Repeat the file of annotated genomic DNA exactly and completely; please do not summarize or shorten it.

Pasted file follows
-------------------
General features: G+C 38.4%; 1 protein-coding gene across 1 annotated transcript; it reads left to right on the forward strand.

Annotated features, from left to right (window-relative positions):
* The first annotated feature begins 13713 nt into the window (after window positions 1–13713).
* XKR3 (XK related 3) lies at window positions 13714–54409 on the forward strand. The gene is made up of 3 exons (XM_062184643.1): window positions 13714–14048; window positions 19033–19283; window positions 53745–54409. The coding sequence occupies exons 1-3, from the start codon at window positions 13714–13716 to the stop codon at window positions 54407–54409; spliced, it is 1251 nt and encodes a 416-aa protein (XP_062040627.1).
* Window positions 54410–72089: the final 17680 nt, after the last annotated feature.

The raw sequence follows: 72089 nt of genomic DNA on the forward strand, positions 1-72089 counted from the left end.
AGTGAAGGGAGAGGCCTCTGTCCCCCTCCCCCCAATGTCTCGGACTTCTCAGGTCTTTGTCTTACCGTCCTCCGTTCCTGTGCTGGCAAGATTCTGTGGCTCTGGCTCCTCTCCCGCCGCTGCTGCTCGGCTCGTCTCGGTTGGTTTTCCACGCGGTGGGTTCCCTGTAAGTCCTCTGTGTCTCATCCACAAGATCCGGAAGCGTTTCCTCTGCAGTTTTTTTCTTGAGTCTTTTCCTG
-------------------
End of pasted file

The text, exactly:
General features: G+C 38.4%; 1 protein-coding gene across 1 annotated transcript; it reads left to right on the forward strand.

Annotated features, from left to right (window-relative positions):
* The first annotated feature begins 13713 nt into the window (after window positions 1–13713).
* XKR3 (XK related 3) lies at window positions 13714–54409 on the forward strand. The gene is made up of 3 exons (XM_062184643.1): window positions 13714–14048; window positions 19033–19283; window positions 53745–54409. The coding sequence occupies exons 1-3, from the start codon at window positions 13714–13716 to the stop codon at window positions 54407–54409; spliced, it is 1251 nt and encodes a 416-aa protein (XP_062040627.1).
* Window positions 54410–72089: the final 17680 nt, after the last annotated feature.

The raw sequence follows: 72089 nt of genomic DNA on the forward strand, positions 1-72089 counted from the left end.
AGTGAAGGGAGAGGCCTCTGTCCCCCTCCCCCCAATGTCTCGGACTTCTCAGGTCTTTGTCTTACCGTCCTCCGTTCCTGTGCTGGCAAGATTCTGTGGCTCTGGCTCCTCTCCCGCCGCTGCTGCTCGGCTCGTCTCGGTTGGTTTTCCACGCGGTGGGTTCCCTGTAAGTCCTCTGTGTCTCATCCACAAGATCCGGAAGCGTTTCCTCTGCAGTTTTTTTCTTGAGTCTTTTCCTG